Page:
As we track the impact of our work, we expect to see rural livelihoods strengthened, levels of education rise, and rural communities become more integrated into the modern lives we in the west enjoy and often take for granted.  Follow our progress on this blog, as well as on the TWP and Power Mundo websites, as the project develops over the next three years.  Thank you for supporting Trees, Water & People, and for allowing us to put your donations to work for the people at the base of the global economy who hold so much promise.

What is “Energy Poverty”?

Energy Poverty can be defined as the lack of adequate modern energy for the basic needs of cooking, warmth and lighting, and essential energy services for schools, health centers and income generation (Practical Action, 2012).

According to PowerMundo, “Over three billion people worldwide do not have access to appropriate technology to meet their basic needs for simple activities such as cooking meals, lighting homes, or purifying water. As a result, billions of people suffer from energy poverty, preventable illnesses, and deplorable living conditions.”

Bringing Renewable Energy to Rural Central America

by Megan Maiolo-Heath, Communications Coordinator

solar lamps
The first shipment of "cleantech" solar products arrive at the Asociaci√≥n Hondure√Īa para el Desarrollo (AHDESA) office, ready to light the homes of families in Honduras.

According to an October 2010 Wireless Intelligence report, Latin America is now the second largest wireless consuming region with more than 530 million users representing over 11% of the global market. There was also exponential growth noted in the Caribbean region. With prices of phones ranging from USD$30 – USD$100 or more, it is evident that even impoverished people with limited resources will find a way to invest in products they consider important to their lives. This market penetration of cell phones may well serve as a model for selling other high-benefit technological products, but it also provides a significant incentive for the successful introduction and adoption of solar technology, in that all these cell phones need to be frequently and consistently recharged. For the many rural people living off-grid, this is often a considerable problem requiring frequent resolution with associated financial and time costs.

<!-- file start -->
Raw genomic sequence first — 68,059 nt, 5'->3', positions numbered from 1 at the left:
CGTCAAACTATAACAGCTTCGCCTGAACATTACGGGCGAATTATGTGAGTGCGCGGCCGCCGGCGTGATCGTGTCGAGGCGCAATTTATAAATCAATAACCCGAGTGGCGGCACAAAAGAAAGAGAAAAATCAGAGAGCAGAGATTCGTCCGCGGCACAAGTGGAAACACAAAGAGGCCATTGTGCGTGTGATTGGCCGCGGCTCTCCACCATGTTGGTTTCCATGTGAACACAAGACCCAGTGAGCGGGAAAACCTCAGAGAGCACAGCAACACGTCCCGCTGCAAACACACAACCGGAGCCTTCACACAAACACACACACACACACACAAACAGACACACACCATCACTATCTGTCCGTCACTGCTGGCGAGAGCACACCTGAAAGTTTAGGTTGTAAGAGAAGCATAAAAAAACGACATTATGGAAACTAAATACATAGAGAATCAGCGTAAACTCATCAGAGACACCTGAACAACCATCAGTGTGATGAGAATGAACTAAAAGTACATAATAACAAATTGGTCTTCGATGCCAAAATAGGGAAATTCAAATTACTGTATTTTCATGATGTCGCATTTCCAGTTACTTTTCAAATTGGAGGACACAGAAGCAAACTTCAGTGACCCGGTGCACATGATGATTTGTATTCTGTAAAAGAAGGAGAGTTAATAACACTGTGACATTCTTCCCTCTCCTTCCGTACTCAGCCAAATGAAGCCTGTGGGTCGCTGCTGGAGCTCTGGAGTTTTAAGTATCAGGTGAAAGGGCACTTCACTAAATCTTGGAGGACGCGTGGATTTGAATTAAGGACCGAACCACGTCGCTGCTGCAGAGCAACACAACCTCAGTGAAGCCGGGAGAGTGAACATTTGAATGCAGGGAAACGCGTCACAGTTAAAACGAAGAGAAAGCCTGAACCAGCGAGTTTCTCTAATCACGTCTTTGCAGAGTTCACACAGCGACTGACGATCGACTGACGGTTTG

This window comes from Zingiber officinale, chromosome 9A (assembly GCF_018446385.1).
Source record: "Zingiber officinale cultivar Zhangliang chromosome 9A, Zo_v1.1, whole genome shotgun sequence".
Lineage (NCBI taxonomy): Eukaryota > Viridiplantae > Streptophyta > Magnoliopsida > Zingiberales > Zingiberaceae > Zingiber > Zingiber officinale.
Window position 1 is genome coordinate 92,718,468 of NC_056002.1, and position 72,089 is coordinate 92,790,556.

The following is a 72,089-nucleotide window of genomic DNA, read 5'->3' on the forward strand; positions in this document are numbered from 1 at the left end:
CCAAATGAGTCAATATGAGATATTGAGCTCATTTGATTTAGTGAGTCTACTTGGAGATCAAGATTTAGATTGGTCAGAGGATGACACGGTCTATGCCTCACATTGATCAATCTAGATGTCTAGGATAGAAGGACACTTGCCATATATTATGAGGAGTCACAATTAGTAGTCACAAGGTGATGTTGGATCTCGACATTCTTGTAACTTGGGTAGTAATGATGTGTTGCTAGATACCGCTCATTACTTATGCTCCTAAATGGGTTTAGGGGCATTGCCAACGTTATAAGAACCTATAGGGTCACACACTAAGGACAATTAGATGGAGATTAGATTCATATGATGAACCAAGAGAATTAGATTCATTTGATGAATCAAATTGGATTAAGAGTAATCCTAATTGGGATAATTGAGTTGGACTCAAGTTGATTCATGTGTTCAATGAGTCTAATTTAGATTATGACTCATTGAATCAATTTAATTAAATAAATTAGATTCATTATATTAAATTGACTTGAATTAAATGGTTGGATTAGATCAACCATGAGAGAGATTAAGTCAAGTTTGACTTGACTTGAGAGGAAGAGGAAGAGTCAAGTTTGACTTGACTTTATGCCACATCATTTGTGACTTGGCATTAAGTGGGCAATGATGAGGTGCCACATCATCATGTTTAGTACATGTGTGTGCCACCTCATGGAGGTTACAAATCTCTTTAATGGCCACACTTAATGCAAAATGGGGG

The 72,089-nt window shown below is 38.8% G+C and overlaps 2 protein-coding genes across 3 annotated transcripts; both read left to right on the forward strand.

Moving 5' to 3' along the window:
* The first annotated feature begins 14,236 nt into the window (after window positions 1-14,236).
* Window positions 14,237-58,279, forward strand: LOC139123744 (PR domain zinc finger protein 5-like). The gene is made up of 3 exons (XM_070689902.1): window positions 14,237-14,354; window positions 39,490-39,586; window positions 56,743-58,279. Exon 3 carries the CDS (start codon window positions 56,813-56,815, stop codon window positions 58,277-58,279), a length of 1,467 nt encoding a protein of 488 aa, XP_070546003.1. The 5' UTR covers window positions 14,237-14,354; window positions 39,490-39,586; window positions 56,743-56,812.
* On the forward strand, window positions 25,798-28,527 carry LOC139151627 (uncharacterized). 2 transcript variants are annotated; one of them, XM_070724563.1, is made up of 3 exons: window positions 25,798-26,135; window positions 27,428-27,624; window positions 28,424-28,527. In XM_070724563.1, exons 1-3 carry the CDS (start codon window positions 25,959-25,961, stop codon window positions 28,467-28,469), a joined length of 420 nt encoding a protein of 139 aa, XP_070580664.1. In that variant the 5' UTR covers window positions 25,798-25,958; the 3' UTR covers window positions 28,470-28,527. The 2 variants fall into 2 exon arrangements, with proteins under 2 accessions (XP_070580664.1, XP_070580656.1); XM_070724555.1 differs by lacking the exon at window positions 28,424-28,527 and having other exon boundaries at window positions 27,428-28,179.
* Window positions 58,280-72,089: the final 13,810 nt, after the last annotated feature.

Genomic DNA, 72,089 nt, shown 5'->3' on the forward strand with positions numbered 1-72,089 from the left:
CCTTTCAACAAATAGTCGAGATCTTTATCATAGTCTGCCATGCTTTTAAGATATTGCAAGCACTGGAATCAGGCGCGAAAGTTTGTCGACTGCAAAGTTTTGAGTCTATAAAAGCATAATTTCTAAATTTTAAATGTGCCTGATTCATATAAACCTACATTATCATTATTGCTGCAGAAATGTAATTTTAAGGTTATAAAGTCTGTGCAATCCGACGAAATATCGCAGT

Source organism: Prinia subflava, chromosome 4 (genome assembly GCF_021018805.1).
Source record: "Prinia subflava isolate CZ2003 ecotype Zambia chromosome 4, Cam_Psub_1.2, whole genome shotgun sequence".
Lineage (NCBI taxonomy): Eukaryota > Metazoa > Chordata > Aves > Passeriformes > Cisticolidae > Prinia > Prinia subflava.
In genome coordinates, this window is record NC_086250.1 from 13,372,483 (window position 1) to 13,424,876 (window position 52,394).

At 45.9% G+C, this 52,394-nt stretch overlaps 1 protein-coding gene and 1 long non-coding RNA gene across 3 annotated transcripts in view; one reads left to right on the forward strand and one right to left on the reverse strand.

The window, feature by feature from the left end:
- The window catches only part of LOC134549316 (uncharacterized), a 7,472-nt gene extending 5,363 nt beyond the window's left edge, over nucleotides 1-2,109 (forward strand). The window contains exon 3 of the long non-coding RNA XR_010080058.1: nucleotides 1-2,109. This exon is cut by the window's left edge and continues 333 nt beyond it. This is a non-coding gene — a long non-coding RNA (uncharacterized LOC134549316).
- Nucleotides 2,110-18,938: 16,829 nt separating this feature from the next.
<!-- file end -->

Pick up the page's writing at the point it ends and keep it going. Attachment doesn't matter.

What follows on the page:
FireFly 12 Mobile_solar lighting
The Fire Fly is a solar lamp with a mobile charging station included.

At Trees, Water & People, we are working to address this issue by providing innovative new products such as solar lanterns with phone charging capability, making it possible to fulfill the increasing need for phone chargers, while at the same time introducing solar technology that provides additional economic and educational benefits, such as allowing families to work or study at night. These gateway renewable energy technologies are opening up great possibilities for lower carbon growth and development while improving access to modern energy products, services, and business opportunities to those currently without regular access.

Our new project will utilize our community development experience and new partnership with experts PowerMundo to provide a variety of inexpensive, high impact “Cleantech” products (i.e. items that improve household productivity and efficiency while reducing energy consumption, cost, waste, and pollution.) These will include items such as solar lanterns, solar cell phone chargers, solar panels, and human powered radios.

As Carl Pope recently wrote in Yale Environment 360, “More than a billion people worldwide lack access to electricity. The best way to bring it to them ‚ÄĒ while reducing greenhouse gas emissions ‚ÄĒ is to launch a global initiative to provide solar panels and other forms of distributed renewable power to poor villages and neighborhoods.”

We are proud to be a part of this global initiative, helping to bring impoverished families in Central America access to one of the most basic resources: energy.